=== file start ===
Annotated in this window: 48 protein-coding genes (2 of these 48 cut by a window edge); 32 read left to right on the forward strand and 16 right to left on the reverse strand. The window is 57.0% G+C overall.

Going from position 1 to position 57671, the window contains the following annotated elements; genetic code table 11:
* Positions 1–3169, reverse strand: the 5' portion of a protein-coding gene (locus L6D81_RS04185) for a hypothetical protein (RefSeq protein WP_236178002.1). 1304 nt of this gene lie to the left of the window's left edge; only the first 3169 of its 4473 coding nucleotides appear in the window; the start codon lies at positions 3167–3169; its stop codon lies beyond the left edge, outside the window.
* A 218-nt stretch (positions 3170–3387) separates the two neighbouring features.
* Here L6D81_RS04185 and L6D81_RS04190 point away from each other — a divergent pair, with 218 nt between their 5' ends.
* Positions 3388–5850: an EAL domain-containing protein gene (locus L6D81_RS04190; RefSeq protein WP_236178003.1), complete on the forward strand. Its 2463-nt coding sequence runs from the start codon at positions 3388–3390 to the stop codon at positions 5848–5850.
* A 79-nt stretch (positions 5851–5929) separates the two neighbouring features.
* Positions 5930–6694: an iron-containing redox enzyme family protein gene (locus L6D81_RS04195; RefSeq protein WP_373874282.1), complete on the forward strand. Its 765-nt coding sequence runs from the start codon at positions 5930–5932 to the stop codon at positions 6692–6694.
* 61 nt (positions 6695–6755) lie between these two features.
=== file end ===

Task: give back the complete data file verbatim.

Annotated in this window: 48 protein-coding genes (2 of these 48 cut by a window edge); 32 read left to right on the forward strand and 16 right to left on the reverse strand. The window is 57.0% G+C overall.

Going from position 1 to position 57671, the window contains the following annotated elements; genetic code table 11:
* Positions 1–3169, reverse strand: the 5' portion of a protein-coding gene (locus L6D81_RS04185) for a hypothetical protein (RefSeq protein WP_236178002.1). 1304 nt of this gene lie to the left of the window's left edge; only the first 3169 of its 4473 coding nucleotides appear in the window; the start codon lies at positions 3167–3169; its stop codon lies beyond the left edge, outside the window.
* A 218-nt stretch (positions 3170–3387) separates the two neighbouring features.
* Here L6D81_RS04185 and L6D81_RS04190 point away from each other — a divergent pair, with 218 nt between their 5' ends.
* Positions 3388–5850: an EAL domain-containing protein gene (locus L6D81_RS04190; RefSeq protein WP_236178003.1), complete on the forward strand. Its 2463-nt coding sequence runs from the start codon at positions 3388–3390 to the stop codon at positions 5848–5850.
* A 79-nt stretch (positions 5851–5929) separates the two neighbouring features.
* Positions 5930–6694: an iron-containing redox enzyme family protein gene (locus L6D81_RS04195; RefSeq protein WP_373874282.1), complete on the forward strand. Its 765-nt coding sequence runs from the start codon at positions 5930–5932 to the stop codon at positions 6692–6694.
* 61 nt (positions 6695–6755) lie between these two features.